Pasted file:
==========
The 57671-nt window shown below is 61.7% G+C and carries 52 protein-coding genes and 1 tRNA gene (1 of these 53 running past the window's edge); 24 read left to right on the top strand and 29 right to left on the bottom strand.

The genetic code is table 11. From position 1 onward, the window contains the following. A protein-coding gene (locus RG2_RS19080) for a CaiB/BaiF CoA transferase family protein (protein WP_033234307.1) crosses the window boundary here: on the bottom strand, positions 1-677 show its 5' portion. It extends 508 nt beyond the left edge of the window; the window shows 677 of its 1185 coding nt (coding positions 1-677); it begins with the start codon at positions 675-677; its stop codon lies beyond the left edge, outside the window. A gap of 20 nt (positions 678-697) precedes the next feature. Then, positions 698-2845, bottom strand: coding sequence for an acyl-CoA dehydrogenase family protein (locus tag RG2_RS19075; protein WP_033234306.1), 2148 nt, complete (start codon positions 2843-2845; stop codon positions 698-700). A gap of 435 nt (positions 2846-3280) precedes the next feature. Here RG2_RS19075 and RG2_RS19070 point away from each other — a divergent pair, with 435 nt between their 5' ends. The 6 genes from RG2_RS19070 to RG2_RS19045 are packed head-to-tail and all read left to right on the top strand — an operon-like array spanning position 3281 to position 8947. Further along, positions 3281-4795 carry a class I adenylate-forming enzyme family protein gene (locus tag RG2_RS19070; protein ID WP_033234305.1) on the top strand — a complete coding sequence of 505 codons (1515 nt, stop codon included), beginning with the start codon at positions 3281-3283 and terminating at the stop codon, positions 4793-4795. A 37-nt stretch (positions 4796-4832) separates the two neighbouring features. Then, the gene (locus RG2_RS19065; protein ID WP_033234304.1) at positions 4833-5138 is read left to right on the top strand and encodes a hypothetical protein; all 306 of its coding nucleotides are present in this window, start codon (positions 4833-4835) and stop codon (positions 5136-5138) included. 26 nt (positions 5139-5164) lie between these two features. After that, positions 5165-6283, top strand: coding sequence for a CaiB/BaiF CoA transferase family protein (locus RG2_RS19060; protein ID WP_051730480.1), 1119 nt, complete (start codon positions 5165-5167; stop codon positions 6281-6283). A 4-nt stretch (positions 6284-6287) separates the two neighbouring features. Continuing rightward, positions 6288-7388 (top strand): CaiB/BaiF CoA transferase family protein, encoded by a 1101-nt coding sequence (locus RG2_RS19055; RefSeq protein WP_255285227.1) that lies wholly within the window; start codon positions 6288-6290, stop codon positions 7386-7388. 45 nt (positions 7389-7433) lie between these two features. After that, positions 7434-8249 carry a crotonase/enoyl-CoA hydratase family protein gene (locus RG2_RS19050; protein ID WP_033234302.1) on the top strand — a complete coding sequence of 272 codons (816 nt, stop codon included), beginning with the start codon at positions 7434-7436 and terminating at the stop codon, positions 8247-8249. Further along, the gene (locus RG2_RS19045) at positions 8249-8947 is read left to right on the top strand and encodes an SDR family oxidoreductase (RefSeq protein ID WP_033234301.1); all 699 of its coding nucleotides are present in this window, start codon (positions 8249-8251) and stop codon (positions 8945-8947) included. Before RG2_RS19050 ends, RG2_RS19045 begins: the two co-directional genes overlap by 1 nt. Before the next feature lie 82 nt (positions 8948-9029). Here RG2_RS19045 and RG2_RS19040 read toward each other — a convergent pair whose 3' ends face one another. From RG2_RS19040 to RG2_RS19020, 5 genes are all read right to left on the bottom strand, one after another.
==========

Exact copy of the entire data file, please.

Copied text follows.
The 57671-nt window shown below is 61.7% G+C and carries 52 protein-coding genes and 1 tRNA gene (1 of these 53 running past the window's edge); 24 read left to right on the top strand and 29 right to left on the bottom strand.

The genetic code is table 11. From position 1 onward, the window contains the following. A protein-coding gene (locus RG2_RS19080) for a CaiB/BaiF CoA transferase family protein (protein WP_033234307.1) crosses the window boundary here: on the bottom strand, positions 1-677 show its 5' portion. It extends 508 nt beyond the left edge of the window; the window shows 677 of its 1185 coding nt (coding positions 1-677); it begins with the start codon at positions 675-677; its stop codon lies beyond the left edge, outside the window. A gap of 20 nt (positions 678-697) precedes the next feature. Then, positions 698-2845, bottom strand: coding sequence for an acyl-CoA dehydrogenase family protein (locus tag RG2_RS19075; protein WP_033234306.1), 2148 nt, complete (start codon positions 2843-2845; stop codon positions 698-700). A gap of 435 nt (positions 2846-3280) precedes the next feature. Here RG2_RS19075 and RG2_RS19070 point away from each other — a divergent pair, with 435 nt between their 5' ends. The 6 genes from RG2_RS19070 to RG2_RS19045 are packed head-to-tail and all read left to right on the top strand — an operon-like array spanning position 3281 to position 8947. Further along, positions 3281-4795 carry a class I adenylate-forming enzyme family protein gene (locus tag RG2_RS19070; protein ID WP_033234305.1) on the top strand — a complete coding sequence of 505 codons (1515 nt, stop codon included), beginning with the start codon at positions 3281-3283 and terminating at the stop codon, positions 4793-4795. A 37-nt stretch (positions 4796-4832) separates the two neighbouring features. Then, the gene (locus RG2_RS19065; protein ID WP_033234304.1) at positions 4833-5138 is read left to right on the top strand and encodes a hypothetical protein; all 306 of its coding nucleotides are present in this window, start codon (positions 4833-4835) and stop codon (positions 5136-5138) included. 26 nt (positions 5139-5164) lie between these two features. After that, positions 5165-6283, top strand: coding sequence for a CaiB/BaiF CoA transferase family protein (locus RG2_RS19060; protein ID WP_051730480.1), 1119 nt, complete (start codon positions 5165-5167; stop codon positions 6281-6283). A 4-nt stretch (positions 6284-6287) separates the two neighbouring features. Continuing rightward, positions 6288-7388 (top strand): CaiB/BaiF CoA transferase family protein, encoded by a 1101-nt coding sequence (locus RG2_RS19055; RefSeq protein WP_255285227.1) that lies wholly within the window; start codon positions 6288-6290, stop codon positions 7386-7388. 45 nt (positions 7389-7433) lie between these two features. After that, positions 7434-8249 carry a crotonase/enoyl-CoA hydratase family protein gene (locus RG2_RS19050; protein ID WP_033234302.1) on the top strand — a complete coding sequence of 272 codons (816 nt, stop codon included), beginning with the start codon at positions 7434-7436 and terminating at the stop codon, positions 8247-8249. Further along, the gene (locus RG2_RS19045) at positions 8249-8947 is read left to right on the top strand and encodes an SDR family oxidoreductase (RefSeq protein ID WP_033234301.1); all 699 of its coding nucleotides are present in this window, start codon (positions 8249-8251) and stop codon (positions 8945-8947) included. Before RG2_RS19050 ends, RG2_RS19045 begins: the two co-directional genes overlap by 1 nt. Before the next feature lie 82 nt (positions 8948-9029). Here RG2_RS19045 and RG2_RS19040 read toward each other — a convergent pair whose 3' ends face one another. From RG2_RS19040 to RG2_RS19020, 5 genes are all read right to left on the bottom strand, one after another.